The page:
The preliminary planning for redevelopment of a block on the Montgomery County-District line shifts into high gear this month when the D.C. Zoning Commission opens hearings on the second of three large commercial developments near the intersection of Western and Wisconsin avenues NW.
A few months ago the zoning commission rezoned a two-acre tract on the southeastern corner of the intersection to allow the Donohoe Cos. and the Chevy Chase Land Co. to build a $90 million hotel, office and retail complex.
In February the zoning commission will hold further hearings on the Donohoe project to determine the height and size of the buildings, which the developers have proposed making eight to 10 stories.
On Jan. 23, the zoning commission will take up a proposal to rezone the block's middle two-acre tract, owned by the Miller Cos., which also developed the Connecticut Connection building at Connecticut Avenue and L Street NW.
The project would have "seven floors of office space and three floors of retail space," said J. Kirkwood White, attorney for the law firm of Linowes and Blocher, which represents Miller.
"We've presented two housing options to the zoning commission," White said. "One option is to build 16 town houses facing 43rd Street. The second is to build 129 apartment units. . . . The neighbors want town houses and the D.C. planning office wants apartments."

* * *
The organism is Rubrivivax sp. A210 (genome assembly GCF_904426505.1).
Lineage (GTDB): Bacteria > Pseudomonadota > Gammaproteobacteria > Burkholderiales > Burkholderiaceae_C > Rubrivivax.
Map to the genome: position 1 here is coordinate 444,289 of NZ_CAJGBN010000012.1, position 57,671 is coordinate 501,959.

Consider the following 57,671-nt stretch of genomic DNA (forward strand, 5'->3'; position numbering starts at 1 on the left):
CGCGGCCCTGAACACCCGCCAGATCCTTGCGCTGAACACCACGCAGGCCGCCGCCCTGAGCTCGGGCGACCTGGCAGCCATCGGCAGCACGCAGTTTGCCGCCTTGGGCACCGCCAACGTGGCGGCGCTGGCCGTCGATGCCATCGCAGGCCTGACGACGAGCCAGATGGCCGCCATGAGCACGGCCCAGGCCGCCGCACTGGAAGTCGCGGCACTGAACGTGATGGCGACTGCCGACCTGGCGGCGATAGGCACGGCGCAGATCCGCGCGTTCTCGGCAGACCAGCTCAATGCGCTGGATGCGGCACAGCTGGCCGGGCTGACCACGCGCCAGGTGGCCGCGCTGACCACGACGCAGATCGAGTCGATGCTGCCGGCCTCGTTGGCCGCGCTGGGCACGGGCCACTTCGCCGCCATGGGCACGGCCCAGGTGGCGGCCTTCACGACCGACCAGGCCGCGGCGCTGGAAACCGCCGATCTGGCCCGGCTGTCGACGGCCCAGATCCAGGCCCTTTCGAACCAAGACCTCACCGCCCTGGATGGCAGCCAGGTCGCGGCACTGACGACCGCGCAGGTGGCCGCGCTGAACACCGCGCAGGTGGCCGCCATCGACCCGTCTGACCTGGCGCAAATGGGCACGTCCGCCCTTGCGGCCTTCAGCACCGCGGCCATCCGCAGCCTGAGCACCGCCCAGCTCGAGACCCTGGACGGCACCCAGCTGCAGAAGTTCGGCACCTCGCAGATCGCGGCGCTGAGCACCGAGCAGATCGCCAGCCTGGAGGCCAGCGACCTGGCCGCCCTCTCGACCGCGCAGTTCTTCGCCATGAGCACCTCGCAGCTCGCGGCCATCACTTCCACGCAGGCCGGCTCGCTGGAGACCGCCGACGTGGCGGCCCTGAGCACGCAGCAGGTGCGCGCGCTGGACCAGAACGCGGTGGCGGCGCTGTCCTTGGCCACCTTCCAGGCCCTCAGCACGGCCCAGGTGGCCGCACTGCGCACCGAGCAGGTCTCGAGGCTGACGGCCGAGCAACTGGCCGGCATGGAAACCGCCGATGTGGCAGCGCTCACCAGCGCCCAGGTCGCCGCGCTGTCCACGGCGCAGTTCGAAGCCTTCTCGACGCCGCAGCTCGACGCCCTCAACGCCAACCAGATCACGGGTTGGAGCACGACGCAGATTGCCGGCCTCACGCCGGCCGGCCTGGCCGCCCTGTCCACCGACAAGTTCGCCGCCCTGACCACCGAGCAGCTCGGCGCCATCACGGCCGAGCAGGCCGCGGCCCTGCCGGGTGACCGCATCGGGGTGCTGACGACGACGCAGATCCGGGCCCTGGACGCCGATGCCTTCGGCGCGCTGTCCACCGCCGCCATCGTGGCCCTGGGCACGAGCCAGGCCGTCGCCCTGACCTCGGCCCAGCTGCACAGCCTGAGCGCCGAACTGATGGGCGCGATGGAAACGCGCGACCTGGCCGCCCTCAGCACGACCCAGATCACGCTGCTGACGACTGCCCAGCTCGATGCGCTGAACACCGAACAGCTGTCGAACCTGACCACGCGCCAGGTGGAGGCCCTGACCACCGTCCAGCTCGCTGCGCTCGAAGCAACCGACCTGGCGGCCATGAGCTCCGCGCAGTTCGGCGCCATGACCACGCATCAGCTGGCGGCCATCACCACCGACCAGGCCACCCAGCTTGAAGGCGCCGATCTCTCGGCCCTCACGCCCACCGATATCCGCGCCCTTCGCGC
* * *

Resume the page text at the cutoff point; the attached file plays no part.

Recently, the commission received a rezoning application for the third parcel in the block, located across from Mazza Gallerie and the Friendship Heights Metro station. The developer, Abrams & Associates, has proposed a nine-story building that includes two stories of stores and seven stories of offices.
The three developments are proposed for a block that now contains mostly parking lots. The block is bounded by Wisconsin and Western avenues, Military Road, 43rd and Jenifer streets NW.
An underground roadway would link the three developments, to ease traffic congestion in Friendship Heights, one of the most traffic-laden communities in the area.
"Together, I would assume that these three projects are going to cost $200 million to $250 million to build," said Whayne Quinn, an attorney for the law firm of Wilkes, Artis, Hedrick and Lane, which represents two of the developers on the block. All three projects "will have an underground thoroughfare that will act as a spine for traffic entering the projects," Quinn said.
The roadway was proposed after citizens complained the complex would cause traffic congestion.
But the internal roadway has not quelled opposition from homeowners on the surrounding streets who have complained to the zoning commission that tall buildings would overshadow their suburban-like neighborhood and add to the mass of cars on its narrow streets.
Last year residents and members of the Friendship Heights Advisory Neighborhood Commission formed the Friendship Neighborhood Coalition, which met several times with the developers.
The coalition has asked the D.C. Court of Appeals to overturn the decision to rezone the land held by the Donohoe Cos.